In the opening track of PHONY’s third album, At Some Point You Stop, there’s a sense of frustration, but also acceptance. “Christmas Eve Day” is a gorgeous, willowy ballad, one of the album’s quieter tracks, showing off Neil Berthier’s guitar chops and lyrical abilities. The track, and much of the album, was written during the height of the pandemic, and also after Berthier lost his father to dementia. The song encapsulates the feelings of loss he was hit with, as he explained in a statement, “I had the decision to either rise above it or let it swallow me… this is the song that came out of these emotions and situations.” “Christmas Eve Day” does just that and more, propelling Berthier onto a path of reflection that results in a cathartic collection of songs.
Performing under the name PHONY, Berthier has crafted a special blend of acoustic, punk, and hard rock all of his own, bringing to mind influences like Turnover and Elliott Smith, hitting the delicate tones of each of those artists. Many of the tracks have a lush, overwhelming rock sound, as if the music is taking over every corner of the room, but it has a dreamy undercurrent that makes the songs easy to fall into. “Wedding & Funeral Family” has a soft, shoegazey sound to it, with an implicit invitation to sway along to its breezy guitar lick. It concludes with an abrupt shift to heavier rock, an unexpected breakdown and rush of lo-fi tones, but Berthier pulls it off.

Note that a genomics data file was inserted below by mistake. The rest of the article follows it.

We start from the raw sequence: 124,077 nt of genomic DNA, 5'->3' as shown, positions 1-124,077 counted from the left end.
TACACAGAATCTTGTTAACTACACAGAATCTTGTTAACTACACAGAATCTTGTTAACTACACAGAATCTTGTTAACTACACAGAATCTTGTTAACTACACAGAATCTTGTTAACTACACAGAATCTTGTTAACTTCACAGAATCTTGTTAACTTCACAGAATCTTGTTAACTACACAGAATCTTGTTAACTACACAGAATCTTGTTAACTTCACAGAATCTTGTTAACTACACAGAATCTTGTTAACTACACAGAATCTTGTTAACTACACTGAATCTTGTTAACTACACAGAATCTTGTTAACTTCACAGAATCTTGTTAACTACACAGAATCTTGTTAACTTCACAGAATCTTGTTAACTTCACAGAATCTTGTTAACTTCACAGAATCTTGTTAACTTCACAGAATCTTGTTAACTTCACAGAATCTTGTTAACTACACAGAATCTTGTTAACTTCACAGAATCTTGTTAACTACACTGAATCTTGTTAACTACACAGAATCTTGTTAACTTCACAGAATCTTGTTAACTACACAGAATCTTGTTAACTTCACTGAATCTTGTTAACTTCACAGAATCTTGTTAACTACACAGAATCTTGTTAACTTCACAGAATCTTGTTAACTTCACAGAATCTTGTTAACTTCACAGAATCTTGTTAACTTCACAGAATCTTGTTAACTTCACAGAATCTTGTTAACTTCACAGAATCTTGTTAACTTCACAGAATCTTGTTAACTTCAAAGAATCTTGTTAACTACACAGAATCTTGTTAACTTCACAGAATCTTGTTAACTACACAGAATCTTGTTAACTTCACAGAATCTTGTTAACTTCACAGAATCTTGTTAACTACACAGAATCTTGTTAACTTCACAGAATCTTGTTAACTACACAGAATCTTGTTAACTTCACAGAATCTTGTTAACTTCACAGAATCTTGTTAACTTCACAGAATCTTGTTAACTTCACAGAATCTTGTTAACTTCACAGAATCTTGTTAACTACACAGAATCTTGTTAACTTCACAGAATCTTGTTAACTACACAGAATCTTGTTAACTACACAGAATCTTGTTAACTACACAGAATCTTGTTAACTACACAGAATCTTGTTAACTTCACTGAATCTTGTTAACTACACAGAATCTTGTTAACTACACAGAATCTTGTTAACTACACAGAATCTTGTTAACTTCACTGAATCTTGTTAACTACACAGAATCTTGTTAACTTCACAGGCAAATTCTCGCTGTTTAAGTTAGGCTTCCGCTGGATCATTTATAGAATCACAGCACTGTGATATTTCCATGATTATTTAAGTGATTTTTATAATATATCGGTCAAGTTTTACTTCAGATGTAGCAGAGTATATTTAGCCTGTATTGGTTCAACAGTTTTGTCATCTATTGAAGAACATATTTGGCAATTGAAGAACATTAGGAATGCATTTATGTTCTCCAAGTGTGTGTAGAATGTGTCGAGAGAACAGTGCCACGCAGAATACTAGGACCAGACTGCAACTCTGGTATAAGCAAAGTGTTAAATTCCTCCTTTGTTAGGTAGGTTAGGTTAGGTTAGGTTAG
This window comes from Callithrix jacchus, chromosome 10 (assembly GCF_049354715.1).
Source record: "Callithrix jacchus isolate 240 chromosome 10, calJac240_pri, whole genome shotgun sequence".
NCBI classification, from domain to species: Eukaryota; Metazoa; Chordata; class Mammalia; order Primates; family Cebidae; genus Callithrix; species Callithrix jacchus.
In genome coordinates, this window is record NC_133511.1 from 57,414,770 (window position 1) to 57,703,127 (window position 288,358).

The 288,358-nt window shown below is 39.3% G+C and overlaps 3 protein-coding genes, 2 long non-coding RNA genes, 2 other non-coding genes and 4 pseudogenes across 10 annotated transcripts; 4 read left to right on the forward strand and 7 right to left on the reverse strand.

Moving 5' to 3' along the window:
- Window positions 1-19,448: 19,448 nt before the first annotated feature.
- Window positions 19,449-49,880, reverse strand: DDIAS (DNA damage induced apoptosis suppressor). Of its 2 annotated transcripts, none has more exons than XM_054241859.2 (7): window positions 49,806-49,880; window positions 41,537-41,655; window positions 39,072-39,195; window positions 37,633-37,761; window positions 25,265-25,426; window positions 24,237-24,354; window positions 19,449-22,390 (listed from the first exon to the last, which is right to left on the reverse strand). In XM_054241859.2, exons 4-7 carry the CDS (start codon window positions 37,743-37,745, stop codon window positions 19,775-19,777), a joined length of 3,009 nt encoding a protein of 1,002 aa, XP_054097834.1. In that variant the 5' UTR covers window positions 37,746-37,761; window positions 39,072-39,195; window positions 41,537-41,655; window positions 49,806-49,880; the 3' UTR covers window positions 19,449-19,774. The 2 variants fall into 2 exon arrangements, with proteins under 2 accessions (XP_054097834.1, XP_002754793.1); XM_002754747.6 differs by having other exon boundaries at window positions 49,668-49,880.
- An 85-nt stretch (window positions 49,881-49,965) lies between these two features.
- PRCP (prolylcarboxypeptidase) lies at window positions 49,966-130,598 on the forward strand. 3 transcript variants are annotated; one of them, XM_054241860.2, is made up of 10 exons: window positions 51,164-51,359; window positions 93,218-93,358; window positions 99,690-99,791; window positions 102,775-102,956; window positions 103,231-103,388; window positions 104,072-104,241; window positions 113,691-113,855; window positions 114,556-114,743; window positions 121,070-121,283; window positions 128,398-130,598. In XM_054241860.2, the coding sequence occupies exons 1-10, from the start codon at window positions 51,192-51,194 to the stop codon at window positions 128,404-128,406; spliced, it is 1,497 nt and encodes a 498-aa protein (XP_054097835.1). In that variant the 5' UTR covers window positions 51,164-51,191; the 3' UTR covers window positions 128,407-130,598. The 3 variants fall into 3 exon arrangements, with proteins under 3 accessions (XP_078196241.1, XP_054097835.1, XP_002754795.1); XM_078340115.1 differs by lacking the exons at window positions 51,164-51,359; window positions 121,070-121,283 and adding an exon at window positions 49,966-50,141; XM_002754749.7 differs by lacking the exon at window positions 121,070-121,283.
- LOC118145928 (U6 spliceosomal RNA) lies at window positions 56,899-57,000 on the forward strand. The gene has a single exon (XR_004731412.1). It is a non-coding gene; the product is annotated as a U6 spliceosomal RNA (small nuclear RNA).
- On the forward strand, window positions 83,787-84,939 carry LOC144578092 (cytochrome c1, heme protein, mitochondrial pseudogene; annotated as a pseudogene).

There were other factors that affected the sound of At Some Point You Stop, too, like Berthier moving from Boston to Los Angeles, and also joining punk rock veterans Joyce Manor as an auxiliary guitarist. Contrasting tracks “Summer’s Cold” and “Winter’s Warm” speak to the coastal change, his music having a more salty, sun-drenched tone. “Great White” listens like a cool, beachside bar performance, with layered guitars having a shimmery, washed out effect. Berthier’s ability to blend personal experience with vulnerable, cathartic instrumentals shines throughout the album, pushing his music even farther than his past work.
Tying the whole album together is the process of moving forward after experiencing a tremendous amount of loss and change. On album closer “Winter’s Warm,” Berthier sings, “It takes so many tries to feel a sense of home.” It’s a poignant takeaway: Our lives are constantly shifting, change will push its way in whether we want it to or not. But we can keep trying to find peace and stability in our new surroundings, a new way to feel at home.
Label: Phony Industries
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